In the early 19th century, the terz guitar was so popular that the majority of duets published called for it to be the primary voice, as a guitar in E did the second voice. This is usually indicated by the notation "tierce". In Vienna, the terz guitar was especially popular. Many original editions of duets from Vienna in this time period do not specify "terz", but the guitar parts are often in different keys off by a third, which is an indication of terz guitar being required. So common was the terz guitar for ensembles, that it was assumed.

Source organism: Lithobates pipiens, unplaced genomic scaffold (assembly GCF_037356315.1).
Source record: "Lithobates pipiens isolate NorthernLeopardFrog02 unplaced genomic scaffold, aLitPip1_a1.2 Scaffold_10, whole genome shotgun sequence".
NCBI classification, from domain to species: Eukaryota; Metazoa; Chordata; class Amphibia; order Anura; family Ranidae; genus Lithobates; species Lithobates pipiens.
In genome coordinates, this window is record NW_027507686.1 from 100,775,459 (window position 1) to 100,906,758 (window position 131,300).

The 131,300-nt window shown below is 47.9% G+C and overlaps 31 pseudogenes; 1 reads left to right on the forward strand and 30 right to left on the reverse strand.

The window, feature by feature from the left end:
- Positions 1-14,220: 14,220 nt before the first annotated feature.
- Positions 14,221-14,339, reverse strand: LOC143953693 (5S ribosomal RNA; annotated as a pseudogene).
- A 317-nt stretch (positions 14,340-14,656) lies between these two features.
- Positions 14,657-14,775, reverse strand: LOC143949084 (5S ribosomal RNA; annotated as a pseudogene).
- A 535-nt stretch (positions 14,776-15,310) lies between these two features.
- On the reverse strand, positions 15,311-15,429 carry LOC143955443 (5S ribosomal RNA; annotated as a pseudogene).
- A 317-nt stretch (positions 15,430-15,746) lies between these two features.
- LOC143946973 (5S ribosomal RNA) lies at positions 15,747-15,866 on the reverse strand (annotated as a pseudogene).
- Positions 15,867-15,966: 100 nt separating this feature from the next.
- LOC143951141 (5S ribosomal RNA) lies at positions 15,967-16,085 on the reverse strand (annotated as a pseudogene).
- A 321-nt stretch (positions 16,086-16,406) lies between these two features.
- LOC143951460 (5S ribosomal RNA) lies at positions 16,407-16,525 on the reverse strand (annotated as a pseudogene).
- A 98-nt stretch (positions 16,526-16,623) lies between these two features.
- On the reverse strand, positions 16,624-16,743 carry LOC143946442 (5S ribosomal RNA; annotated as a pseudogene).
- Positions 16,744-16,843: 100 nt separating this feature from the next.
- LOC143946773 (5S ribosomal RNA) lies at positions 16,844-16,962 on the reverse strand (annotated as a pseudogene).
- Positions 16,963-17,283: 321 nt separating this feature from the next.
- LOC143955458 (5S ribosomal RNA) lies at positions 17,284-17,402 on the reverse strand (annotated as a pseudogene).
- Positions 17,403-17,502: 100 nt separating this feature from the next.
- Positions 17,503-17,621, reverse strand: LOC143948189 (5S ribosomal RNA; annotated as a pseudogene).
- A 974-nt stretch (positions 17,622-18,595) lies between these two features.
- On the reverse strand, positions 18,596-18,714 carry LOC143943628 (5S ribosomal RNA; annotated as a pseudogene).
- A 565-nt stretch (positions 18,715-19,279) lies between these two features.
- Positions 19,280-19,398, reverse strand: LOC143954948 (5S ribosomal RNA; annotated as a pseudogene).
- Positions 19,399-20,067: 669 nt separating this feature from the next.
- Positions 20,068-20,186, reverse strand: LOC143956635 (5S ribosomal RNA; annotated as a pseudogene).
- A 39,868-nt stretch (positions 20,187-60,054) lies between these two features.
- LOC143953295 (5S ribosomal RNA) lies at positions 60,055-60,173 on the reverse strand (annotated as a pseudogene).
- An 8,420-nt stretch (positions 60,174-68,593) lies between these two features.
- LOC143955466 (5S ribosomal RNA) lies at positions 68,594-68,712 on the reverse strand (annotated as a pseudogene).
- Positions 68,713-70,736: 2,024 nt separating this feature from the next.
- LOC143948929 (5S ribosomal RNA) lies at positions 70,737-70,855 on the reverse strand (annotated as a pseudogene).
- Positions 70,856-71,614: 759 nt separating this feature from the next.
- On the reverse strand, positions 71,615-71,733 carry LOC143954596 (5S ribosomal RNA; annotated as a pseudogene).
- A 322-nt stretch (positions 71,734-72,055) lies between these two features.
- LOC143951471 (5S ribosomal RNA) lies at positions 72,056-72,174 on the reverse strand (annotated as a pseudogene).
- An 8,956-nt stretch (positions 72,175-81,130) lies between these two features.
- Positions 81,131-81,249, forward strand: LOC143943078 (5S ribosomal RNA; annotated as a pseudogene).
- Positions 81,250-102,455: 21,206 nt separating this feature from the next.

The terz guitar was used for ensemble compositions, where its treble range and brightness resulted in better projection than the guitar in E. It is often found in guitar duos, piano with guitar duos, and other combinations, including terz guitar with full orchestra, as in the case of Giuliani's 3rd concerto. The amount of music written for terz guitar in ensemble situations was vast and include compositions by Johann Kaspar Mertz and Zanni De Ferranti.